Here I am on YouTube, watching yet another episode of the British cable show “Away with Words.” In it, a nice bald-headed man travels around England teaching word origins, meeting different people along the way, from falconers to haberdashers to hot-air balloonists. In this one, he has spoken Gaelic in a pub, then walked along a canal, explaining its relation to the words “channel” and chanel. Such a prosaic setting; what is he doing here?! This affable TV host is Neil Innes, a figure in the periphery of both Monty Python and the Beatles. As a driving force of an absurdist Sixties pop band, Innes is responsible for some of the best, oddest music of that wildly inventive decade. Later, he created musical comedy that earned him enduring cult status. He’s arguably the greatest song parodist of all time.
Like all the weirdest kids of my generation, I loved Monty Python and the Holy Grail. My favorite part was the Brave Sir Robin song. It cracked me up, the lilting delivery of the violent list. But I didn’t know the identity of the minstrel, and couldn’t have guessed what a huge hole there would be in the entertainment world when he died last December.
I learned Neil Innes’s name when my family got a cassette called Dead Parrot Society, which we played in the car. I must have been 13 or so. Alongside other British comedians Neil sang “Protest Song,” live—with an F bomb that made my parents roar with laughter. Well into my twenties I’d find myself recalling its charm, the excellent lyrical craft of it, and how strange it was that such a short little fake folk song could be so memorable.
With “Protest Song,” Neil Innes also taught me the concept of it being fun to drink a bottle of wine by yourself. A more valuable life lesson, I can scarcely imagine.
One evening many years later, a fruitless search for Monty Python episodes online led me to watch Rutland Weekend Television, expecting little from Eric Idle’s post-Python series. It was a revelation. Neil’s parodies—some collected on the excellent Rutland Weekend Songbook LP—struck me as both goofy and dignified. Captivating. As a Beatle fan, I had more than a passing familiarity with the Rutles, his and Idle’s affectionate spoof of the Beatles which spawned two albums and a Lorne Michaels-produced 1978 film. But seeing at last where they came from was… well, it got me to here, watching Neil talk word etymology with the barber.
Being American, I was not exposed to his oeuvre the way I assume X-ennials were in Europe. For me it is not a question of it being hard to understand or access, culturally—and this is true of a lot of my American friends too—it’s just that it didn’t reach us. The Beatles and Monty Python, of course we knew. But not the Bonzos, let alone the Innes Book of Records and his solo albums and other TV shows. On behalf of 13-year-old me I remain particularly furious.
It turns out the Bonzo Dog Band, where it all began in the Sixties, are magnificent. They came from art school, with flair for painting and bricolage, and indeed few other bands can evoke such a strong visual sense. While their stage and TV performances were far out, as I can tell through the internet time machine, the sonic worlds in their records are even better. Neil Innes didn’t achieve this success alone, but three huge ingredients were his songwriting, his singing, and his virtuosity at the piano.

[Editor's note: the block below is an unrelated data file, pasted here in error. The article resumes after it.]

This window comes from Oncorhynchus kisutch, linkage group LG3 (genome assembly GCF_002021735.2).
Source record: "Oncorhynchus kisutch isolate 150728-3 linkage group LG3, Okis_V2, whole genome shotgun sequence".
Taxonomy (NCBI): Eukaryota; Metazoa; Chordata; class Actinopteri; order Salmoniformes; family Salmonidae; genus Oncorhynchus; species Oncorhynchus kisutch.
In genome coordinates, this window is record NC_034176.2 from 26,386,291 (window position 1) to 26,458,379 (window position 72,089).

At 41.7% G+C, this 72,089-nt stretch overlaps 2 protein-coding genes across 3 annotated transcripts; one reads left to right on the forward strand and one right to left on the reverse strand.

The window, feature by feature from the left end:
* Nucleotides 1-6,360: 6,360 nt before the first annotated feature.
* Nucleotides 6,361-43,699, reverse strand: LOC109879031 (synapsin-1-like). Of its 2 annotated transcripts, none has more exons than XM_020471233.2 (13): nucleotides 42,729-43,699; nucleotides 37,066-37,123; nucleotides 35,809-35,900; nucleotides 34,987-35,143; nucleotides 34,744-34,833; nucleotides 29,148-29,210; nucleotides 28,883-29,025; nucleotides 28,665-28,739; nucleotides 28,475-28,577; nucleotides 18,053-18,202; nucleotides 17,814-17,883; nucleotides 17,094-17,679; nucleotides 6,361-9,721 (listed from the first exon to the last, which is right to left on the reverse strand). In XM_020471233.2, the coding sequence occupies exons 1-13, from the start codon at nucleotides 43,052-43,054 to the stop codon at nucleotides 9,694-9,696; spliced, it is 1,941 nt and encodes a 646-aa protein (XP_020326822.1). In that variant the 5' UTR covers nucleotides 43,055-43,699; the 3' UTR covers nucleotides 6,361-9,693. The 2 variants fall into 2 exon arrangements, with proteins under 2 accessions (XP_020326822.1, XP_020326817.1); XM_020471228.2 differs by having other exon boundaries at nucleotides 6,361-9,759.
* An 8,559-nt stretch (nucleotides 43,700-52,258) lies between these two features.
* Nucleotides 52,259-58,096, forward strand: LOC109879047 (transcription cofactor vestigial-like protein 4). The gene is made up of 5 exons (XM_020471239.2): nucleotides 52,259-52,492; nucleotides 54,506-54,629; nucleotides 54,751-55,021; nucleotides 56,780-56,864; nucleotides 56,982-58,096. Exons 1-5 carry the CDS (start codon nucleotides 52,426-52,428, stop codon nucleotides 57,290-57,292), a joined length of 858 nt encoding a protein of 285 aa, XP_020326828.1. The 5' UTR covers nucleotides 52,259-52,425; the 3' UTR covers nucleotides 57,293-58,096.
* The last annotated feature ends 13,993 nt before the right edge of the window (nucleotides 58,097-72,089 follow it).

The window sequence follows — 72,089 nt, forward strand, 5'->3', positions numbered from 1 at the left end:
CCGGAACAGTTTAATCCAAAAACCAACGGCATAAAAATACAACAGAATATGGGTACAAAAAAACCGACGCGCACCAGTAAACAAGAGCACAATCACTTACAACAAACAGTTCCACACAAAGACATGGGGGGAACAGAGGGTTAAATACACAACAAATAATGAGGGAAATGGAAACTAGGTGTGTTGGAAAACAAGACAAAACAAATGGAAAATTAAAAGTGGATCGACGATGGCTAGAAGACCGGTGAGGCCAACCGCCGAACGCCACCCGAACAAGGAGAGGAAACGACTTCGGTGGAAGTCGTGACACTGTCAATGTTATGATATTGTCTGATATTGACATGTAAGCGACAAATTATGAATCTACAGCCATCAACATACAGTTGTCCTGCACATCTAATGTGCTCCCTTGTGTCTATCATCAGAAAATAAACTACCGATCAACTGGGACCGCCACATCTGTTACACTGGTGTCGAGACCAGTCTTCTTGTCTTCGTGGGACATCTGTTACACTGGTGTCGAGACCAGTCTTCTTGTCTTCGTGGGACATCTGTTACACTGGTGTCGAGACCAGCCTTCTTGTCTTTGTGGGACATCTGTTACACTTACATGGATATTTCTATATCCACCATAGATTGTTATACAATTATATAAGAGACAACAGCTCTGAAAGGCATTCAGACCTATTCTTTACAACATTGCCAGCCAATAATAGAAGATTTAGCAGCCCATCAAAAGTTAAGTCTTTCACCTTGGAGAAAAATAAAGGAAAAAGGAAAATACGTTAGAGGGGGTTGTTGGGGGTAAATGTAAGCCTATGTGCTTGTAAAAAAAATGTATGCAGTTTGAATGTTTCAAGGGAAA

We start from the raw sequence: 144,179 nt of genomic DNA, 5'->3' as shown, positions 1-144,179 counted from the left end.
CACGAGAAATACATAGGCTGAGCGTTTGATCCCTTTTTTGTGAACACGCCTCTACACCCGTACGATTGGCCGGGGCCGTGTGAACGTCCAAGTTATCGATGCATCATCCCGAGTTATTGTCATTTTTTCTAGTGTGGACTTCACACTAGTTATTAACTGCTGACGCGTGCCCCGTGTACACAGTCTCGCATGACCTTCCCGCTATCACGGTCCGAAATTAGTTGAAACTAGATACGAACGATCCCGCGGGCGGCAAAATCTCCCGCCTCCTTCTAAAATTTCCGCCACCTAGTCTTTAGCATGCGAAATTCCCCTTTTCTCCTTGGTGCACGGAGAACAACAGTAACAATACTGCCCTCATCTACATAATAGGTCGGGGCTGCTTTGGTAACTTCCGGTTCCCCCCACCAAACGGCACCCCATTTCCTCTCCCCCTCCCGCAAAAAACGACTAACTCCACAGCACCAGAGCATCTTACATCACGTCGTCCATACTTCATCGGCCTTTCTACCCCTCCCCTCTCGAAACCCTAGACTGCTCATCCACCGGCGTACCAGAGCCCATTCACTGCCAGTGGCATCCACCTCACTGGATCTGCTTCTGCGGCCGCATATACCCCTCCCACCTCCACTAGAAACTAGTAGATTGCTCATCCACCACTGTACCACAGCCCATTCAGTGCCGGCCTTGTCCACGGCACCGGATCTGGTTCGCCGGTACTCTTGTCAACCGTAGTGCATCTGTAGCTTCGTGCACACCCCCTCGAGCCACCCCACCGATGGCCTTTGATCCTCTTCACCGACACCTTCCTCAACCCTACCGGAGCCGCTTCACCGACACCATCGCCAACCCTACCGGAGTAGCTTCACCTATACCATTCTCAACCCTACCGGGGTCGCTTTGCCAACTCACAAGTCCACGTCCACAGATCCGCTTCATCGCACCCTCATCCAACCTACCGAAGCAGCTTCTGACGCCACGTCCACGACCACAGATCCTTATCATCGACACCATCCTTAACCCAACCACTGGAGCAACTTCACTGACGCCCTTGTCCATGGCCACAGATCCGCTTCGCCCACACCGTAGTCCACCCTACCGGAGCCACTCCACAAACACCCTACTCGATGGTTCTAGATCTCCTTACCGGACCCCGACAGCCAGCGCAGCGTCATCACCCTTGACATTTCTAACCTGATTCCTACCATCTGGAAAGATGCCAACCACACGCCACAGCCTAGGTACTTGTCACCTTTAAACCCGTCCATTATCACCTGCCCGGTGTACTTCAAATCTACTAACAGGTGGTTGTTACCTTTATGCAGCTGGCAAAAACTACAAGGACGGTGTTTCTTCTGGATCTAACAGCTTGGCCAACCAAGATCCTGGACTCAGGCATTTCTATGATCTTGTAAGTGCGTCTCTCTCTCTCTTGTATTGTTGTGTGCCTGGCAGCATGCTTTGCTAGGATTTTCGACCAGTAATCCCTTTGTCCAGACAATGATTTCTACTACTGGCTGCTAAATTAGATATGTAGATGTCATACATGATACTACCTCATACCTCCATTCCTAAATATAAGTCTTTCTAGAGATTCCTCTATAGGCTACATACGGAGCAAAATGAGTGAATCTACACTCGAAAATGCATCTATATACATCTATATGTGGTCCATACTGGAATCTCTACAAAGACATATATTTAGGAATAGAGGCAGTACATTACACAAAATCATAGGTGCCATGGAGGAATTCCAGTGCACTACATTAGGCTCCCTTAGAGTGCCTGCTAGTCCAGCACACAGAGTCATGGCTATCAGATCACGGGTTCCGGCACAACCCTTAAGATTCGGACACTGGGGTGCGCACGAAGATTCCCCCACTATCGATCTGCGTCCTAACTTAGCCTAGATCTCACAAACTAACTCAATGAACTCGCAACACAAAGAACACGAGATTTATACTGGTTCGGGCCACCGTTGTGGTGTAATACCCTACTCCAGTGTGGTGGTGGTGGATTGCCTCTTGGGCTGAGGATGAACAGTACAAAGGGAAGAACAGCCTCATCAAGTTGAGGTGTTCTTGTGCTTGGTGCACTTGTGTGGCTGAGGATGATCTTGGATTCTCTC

In the Bonzos, Innes looked to the future more than the past. ’68 tracks like “Rockaliser Baby” and my favorite, “Humanoid Boogie,” go harder than most glam rock nuggets of years later. (God I love “Humanoid Boogie” so much.) Where the bulk of their debut album, Gorilla, is a jazzy 1930s fever dream, Neil gives us baroque-pop in another favorite, “The Equestrian Statue.” But he also wrote and sang the delightful “Hello Mabel,” as great a trad jazz number as ever was tapdanced to.
Innes was not blessed with a gigantic singing voice like front man Vivian Stanshall; instead, his is precise and pure. Try not to swoon at the leap to the high note in “Equestrian Statue,” or the yodel in “Postcard.” And half the charm of “I’m the Urban Spaceman,” a beaut produced by Paul McCartney that would be the Bonzo Dog Band’s only hit, is in the pretty, slightly self-conscious vocal.
My main plea, though: give Gorilla a fresh listen, focusing on the piano parts (and harpsichord and other keyboards). From the album’s opening seconds, the piano is a lively, confident, ever-changing animal running through it, making the whole raucous jumble hang together. I’d also submit the spoken track “Rhino Cratic Oaths,” from The Doughnut in Granny’s Greenhouse. Stanshall delivers the monologue calmly, as the piano storms away to tell of insanity below the surface. Neil Innes is rightly praised as a lyricist and composer, but he’s underrated as a piano player and we can change this.
Post-Bonzos and pre-Python, Innes released three albums with a semi-surreal group called Grimms, whose personnel also included Stanshall and members of the Scaffold. My second-biggest plea is that you listen to this band—Neil’s contributions to it, at least! The subject matter is weird, approaching Zappa territory (“Rockin’ Duck” is rock ‘n’ roll piano plus duck call; “Backbreaker” is a love song to a lady wrestler), and the sound is freewheeling Seventies pub rock of the funnest order. Grimms members Ollie Halsall and John Halsey went on to be in the Rutles.
Before the Rutles, though, was Rutland Weekend Television. When Monty Python’s Flying Circus ended, Eric Idle launched this sketch show, a much tamer version of the anarchy the Pythons had wrought. He tapped Innes, who had made music for Python and even been on its writing staff for one season, to help him out with the songs.
Innes supplied magic to the no-budget series, through his bizarre costumed performances of which the Rutles’ “I Must Be in Love” was just one. The numbers have range: at one point Neil apes the Who’s Tommy; at another, with castmate Gwen Taylor, he sends up Fred Astaire and Judy Garland in Easter Parade. To boot, he is a powerful onscreen presence, lanky, broad shouldered, with a teddy-bear face. Watching him shine so brightly in this unlikely medium, you might identify Rutland Weekend as Neil Innes at his peak.